New Supreme Court Decision may help some immigrants that have been or are in removal / deportation proceedings
On June 21, 2018 a decision from the Supreme Court came down in favor of an undocumented immigrant that was in removal / deportation proceedings. This decision may have a big impact for certain immigrants who have orders of removal or are in removal proceedings.
The Supreme Court’s decision is important because the Court has concluded that Notices to Appear (NTAs) with a non-specified date and/or time, do not qualify as a proper Notice under the law and any removal proceedings that followed were improper.
If someone is currently in removal proceedings and has been issued a non-specific NTA, he or she can now request that the proceedings start again, which if granted, may make them eligible for a new type of relief if there were changes in their situation since the deportation notice was issued (i.e. the person got married with a US citizen/ Us resident, etc. ), or at a minimum, may provide them with additional time in the United States. If someone already has an order of removal or deportation, and their proceedings began with a non-specific NTA, then he or she can petition to reopen the proceedings, which may eliminate the order of removal / deportation and allow them to fight their case again.
A Notice to Appear (NTA) is a document issued by the Department of Homeland Security (DHS) when it wants to initiate proceedings to remove a person from the United States. An NTA contains important information, such as the person’s citizenship, how they entered the United States, and why DHS wants to remove him or her (i.e. overstaying a visa, being convicted of certain criminal charges, etc.).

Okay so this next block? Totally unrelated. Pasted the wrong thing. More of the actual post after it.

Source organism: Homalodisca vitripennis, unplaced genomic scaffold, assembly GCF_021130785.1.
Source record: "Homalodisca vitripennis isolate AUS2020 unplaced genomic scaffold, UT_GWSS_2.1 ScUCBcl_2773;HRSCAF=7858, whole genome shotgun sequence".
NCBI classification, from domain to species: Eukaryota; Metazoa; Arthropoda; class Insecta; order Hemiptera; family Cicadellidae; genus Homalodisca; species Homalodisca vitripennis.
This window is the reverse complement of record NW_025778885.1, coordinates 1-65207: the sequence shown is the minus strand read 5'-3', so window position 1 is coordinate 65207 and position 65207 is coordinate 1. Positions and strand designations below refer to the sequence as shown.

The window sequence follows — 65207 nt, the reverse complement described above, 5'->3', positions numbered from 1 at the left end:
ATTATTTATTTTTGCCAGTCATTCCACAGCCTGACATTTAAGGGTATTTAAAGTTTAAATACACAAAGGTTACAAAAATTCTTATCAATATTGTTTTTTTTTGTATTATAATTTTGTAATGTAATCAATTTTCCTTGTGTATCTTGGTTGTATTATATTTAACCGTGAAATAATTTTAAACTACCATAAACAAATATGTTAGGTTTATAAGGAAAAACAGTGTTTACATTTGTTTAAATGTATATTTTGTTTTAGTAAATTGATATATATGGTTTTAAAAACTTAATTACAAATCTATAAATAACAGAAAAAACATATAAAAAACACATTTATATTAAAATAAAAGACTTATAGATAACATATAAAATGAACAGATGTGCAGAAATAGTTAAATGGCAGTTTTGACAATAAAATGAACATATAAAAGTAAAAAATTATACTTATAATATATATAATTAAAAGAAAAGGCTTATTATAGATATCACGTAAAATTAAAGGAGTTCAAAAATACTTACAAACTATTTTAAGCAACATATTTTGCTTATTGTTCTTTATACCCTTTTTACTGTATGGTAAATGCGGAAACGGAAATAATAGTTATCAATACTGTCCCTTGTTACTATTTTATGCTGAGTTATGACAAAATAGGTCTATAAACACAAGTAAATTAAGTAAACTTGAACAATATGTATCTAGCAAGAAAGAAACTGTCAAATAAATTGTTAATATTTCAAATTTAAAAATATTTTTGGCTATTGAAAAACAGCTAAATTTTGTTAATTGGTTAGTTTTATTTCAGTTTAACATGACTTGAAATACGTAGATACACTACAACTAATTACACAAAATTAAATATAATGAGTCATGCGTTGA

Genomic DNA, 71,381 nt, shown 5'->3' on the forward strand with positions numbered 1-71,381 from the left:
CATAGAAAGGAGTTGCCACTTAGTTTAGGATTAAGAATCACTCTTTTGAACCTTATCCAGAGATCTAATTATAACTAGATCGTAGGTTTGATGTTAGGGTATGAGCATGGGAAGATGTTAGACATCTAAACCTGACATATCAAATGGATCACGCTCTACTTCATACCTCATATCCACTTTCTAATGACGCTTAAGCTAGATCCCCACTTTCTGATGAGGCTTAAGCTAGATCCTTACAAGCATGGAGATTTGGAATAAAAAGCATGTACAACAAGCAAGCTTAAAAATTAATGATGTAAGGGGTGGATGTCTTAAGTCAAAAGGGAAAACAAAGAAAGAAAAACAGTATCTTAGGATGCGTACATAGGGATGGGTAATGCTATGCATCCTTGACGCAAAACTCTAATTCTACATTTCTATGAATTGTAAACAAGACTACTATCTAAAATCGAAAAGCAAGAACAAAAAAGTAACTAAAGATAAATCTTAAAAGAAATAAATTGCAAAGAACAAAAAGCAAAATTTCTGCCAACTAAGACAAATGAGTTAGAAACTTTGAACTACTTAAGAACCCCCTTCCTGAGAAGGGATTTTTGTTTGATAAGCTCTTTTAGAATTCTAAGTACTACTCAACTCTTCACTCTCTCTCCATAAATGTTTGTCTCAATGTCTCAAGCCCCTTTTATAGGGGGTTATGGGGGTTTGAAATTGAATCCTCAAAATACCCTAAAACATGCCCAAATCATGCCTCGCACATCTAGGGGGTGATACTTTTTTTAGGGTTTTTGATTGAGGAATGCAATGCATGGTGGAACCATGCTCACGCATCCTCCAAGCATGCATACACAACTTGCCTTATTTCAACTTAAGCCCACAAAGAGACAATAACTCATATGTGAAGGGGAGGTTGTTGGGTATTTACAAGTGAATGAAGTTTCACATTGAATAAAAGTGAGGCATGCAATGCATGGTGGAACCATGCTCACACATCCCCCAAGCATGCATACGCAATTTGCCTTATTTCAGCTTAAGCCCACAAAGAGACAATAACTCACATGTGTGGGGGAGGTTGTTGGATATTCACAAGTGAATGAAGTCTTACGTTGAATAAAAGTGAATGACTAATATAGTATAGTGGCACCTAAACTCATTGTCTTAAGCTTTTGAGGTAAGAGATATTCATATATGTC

A person can receive an NTA in a variety of ways. The following are some common examples:
- When someone is detained entering the United States at the border, the Immigration officials usually issue an NTA.
- When a person in the US is arrested or charged with a crime, this can lead to Immigration getting involved and discovering a person’s undocumented status. Immigration will then issue an NTA to the person so that he or she can start removal proceedings before an Immigration Judge.
- When someone applies for a benefit (i.e. TPS, adjustment of status, asylum, etc.) and the application is denied or cannot be approved by the USCIS. The USCIS may then issue an NTA.
See a sample of a Notice to Appear (NTA) that does not contain a specified time and/or date to appear before the court, which you can use to compare with your NTA.
If you received an NTA that did not contain a specific time and/or date, please contact our office in Boston to make an appointment with one of our immigration lawyers to explore your options, at 617-523-6320 (ext. 0). You may also schedule your appointment online. Please forward this information to your contacts as it stands to benefit many immigrants and it is therefore important to share it.
The FitzGerald Law Company Team
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